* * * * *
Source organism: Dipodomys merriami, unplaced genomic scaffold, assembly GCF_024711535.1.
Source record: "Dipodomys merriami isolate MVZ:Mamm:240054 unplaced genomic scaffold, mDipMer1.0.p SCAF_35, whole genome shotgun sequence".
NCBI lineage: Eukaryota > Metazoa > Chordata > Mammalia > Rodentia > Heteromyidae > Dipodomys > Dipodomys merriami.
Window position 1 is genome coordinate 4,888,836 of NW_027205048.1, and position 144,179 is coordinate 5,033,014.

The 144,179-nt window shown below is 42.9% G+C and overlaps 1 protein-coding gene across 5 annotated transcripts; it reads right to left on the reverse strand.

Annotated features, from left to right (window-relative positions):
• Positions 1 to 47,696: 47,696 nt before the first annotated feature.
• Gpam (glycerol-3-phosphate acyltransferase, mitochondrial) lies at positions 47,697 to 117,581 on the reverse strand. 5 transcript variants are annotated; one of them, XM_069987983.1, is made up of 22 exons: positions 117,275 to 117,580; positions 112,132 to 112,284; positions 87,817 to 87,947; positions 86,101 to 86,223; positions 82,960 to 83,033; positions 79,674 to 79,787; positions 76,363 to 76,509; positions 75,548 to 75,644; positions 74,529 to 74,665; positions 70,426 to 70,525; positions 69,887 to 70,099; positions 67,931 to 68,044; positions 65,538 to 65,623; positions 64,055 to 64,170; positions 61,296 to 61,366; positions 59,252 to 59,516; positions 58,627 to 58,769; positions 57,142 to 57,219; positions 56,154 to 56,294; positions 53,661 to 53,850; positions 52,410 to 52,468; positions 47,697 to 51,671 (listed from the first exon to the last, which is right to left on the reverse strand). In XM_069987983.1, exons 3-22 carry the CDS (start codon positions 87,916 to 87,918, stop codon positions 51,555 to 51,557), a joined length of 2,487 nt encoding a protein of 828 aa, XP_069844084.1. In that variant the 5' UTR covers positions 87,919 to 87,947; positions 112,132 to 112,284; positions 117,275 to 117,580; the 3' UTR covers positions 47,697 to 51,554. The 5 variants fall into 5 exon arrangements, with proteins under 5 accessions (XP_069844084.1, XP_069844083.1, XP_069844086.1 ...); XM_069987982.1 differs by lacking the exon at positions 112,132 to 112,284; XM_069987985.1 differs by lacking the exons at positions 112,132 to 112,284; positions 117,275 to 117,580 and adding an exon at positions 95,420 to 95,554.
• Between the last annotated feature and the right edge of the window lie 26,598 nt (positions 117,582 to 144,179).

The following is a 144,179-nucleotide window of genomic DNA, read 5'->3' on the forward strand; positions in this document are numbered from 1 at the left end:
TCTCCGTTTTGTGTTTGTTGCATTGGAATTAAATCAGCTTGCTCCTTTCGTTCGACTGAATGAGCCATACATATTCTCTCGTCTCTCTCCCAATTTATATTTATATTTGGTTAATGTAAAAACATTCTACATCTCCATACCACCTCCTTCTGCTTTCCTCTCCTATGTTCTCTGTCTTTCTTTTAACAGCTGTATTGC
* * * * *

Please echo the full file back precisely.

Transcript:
Source organism: Dipodomys merriami, unplaced genomic scaffold, assembly GCF_024711535.1.
Source record: "Dipodomys merriami isolate MVZ:Mamm:240054 unplaced genomic scaffold, mDipMer1.0.p SCAF_35, whole genome shotgun sequence".
NCBI lineage: Eukaryota > Metazoa > Chordata > Mammalia > Rodentia > Heteromyidae > Dipodomys > Dipodomys merriami.
Window position 1 is genome coordinate 4,888,836 of NW_027205048.1, and position 144,179 is coordinate 5,033,014.

The 144,179-nt window shown below is 42.9% G+C and overlaps 1 protein-coding gene across 5 annotated transcripts; it reads right to left on the reverse strand.

Annotated features, from left to right (window-relative positions):
• Positions 1 to 47,696: 47,696 nt before the first annotated feature.
• Gpam (glycerol-3-phosphate acyltransferase, mitochondrial) lies at positions 47,697 to 117,581 on the reverse strand. 5 transcript variants are annotated; one of them, XM_069987983.1, is made up of 22 exons: positions 117,275 to 117,580; positions 112,132 to 112,284; positions 87,817 to 87,947; positions 86,101 to 86,223; positions 82,960 to 83,033; positions 79,674 to 79,787; positions 76,363 to 76,509; positions 75,548 to 75,644; positions 74,529 to 74,665; positions 70,426 to 70,525; positions 69,887 to 70,099; positions 67,931 to 68,044; positions 65,538 to 65,623; positions 64,055 to 64,170; positions 61,296 to 61,366; positions 59,252 to 59,516; positions 58,627 to 58,769; positions 57,142 to 57,219; positions 56,154 to 56,294; positions 53,661 to 53,850; positions 52,410 to 52,468; positions 47,697 to 51,671 (listed from the first exon to the last, which is right to left on the reverse strand). In XM_069987983.1, exons 3-22 carry the CDS (start codon positions 87,916 to 87,918, stop codon positions 51,555 to 51,557), a joined length of 2,487 nt encoding a protein of 828 aa, XP_069844084.1. In that variant the 5' UTR covers positions 87,919 to 87,947; positions 112,132 to 112,284; positions 117,275 to 117,580; the 3' UTR covers positions 47,697 to 51,554. The 5 variants fall into 5 exon arrangements, with proteins under 5 accessions (XP_069844084.1, XP_069844083.1, XP_069844086.1 ...); XM_069987982.1 differs by lacking the exon at positions 112,132 to 112,284; XM_069987985.1 differs by lacking the exons at positions 112,132 to 112,284; positions 117,275 to 117,580 and adding an exon at positions 95,420 to 95,554.
• Between the last annotated feature and the right edge of the window lie 26,598 nt (positions 117,582 to 144,179).

The following is a 144,179-nucleotide window of genomic DNA, read 5'->3' on the forward strand; positions in this document are numbered from 1 at the left end:
TCTCCGTTTTGTGTTTGTTGCATTGGAATTAAATCAGCTTGCTCCTTTCGTTCGACTGAATGAGCCATACATATTCTCTCGTCTCTCTCCCAATTTATATTTATATTTGGTTAATGTAAAAACATTCTACATCTCCATACCACCTCCTTCTGCTTTCCTCTCCTATGTTCTCTGTCTTTCTTTTAACAGCTGTATTGC